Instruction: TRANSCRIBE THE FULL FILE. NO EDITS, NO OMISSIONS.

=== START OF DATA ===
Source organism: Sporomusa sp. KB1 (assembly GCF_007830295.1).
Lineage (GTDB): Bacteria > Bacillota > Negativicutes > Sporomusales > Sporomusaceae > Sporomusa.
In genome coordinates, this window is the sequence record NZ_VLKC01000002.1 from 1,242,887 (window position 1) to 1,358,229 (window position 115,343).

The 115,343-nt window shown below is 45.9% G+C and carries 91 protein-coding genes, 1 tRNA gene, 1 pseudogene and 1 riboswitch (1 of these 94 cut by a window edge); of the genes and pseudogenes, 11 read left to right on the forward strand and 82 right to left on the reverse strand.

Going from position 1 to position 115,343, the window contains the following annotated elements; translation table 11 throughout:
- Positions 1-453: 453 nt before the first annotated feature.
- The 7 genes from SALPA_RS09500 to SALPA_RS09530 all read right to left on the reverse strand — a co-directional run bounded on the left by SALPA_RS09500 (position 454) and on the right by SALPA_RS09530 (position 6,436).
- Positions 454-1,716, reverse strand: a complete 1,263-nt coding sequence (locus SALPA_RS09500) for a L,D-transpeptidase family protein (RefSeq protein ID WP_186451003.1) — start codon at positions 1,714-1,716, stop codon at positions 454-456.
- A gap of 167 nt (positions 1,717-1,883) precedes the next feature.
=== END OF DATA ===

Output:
Source organism: Sporomusa sp. KB1 (assembly GCF_007830295.1).
Lineage (GTDB): Bacteria > Bacillota > Negativicutes > Sporomusales > Sporomusaceae > Sporomusa.
In genome coordinates, this window is the sequence record NZ_VLKC01000002.1 from 1,242,887 (window position 1) to 1,358,229 (window position 115,343).

The 115,343-nt window shown below is 45.9% G+C and carries 91 protein-coding genes, 1 tRNA gene, 1 pseudogene and 1 riboswitch (1 of these 94 cut by a window edge); of the genes and pseudogenes, 11 read left to right on the forward strand and 82 right to left on the reverse strand.

Going from position 1 to position 115,343, the window contains the following annotated elements; translation table 11 throughout:
- Positions 1-453: 453 nt before the first annotated feature.
- The 7 genes from SALPA_RS09500 to SALPA_RS09530 all read right to left on the reverse strand — a co-directional run bounded on the left by SALPA_RS09500 (position 454) and on the right by SALPA_RS09530 (position 6,436).
- Positions 454-1,716, reverse strand: a complete 1,263-nt coding sequence (locus SALPA_RS09500) for a L,D-transpeptidase family protein (RefSeq protein ID WP_186451003.1) — start codon at positions 1,714-1,716, stop codon at positions 454-456.
- A gap of 167 nt (positions 1,717-1,883) precedes the next feature.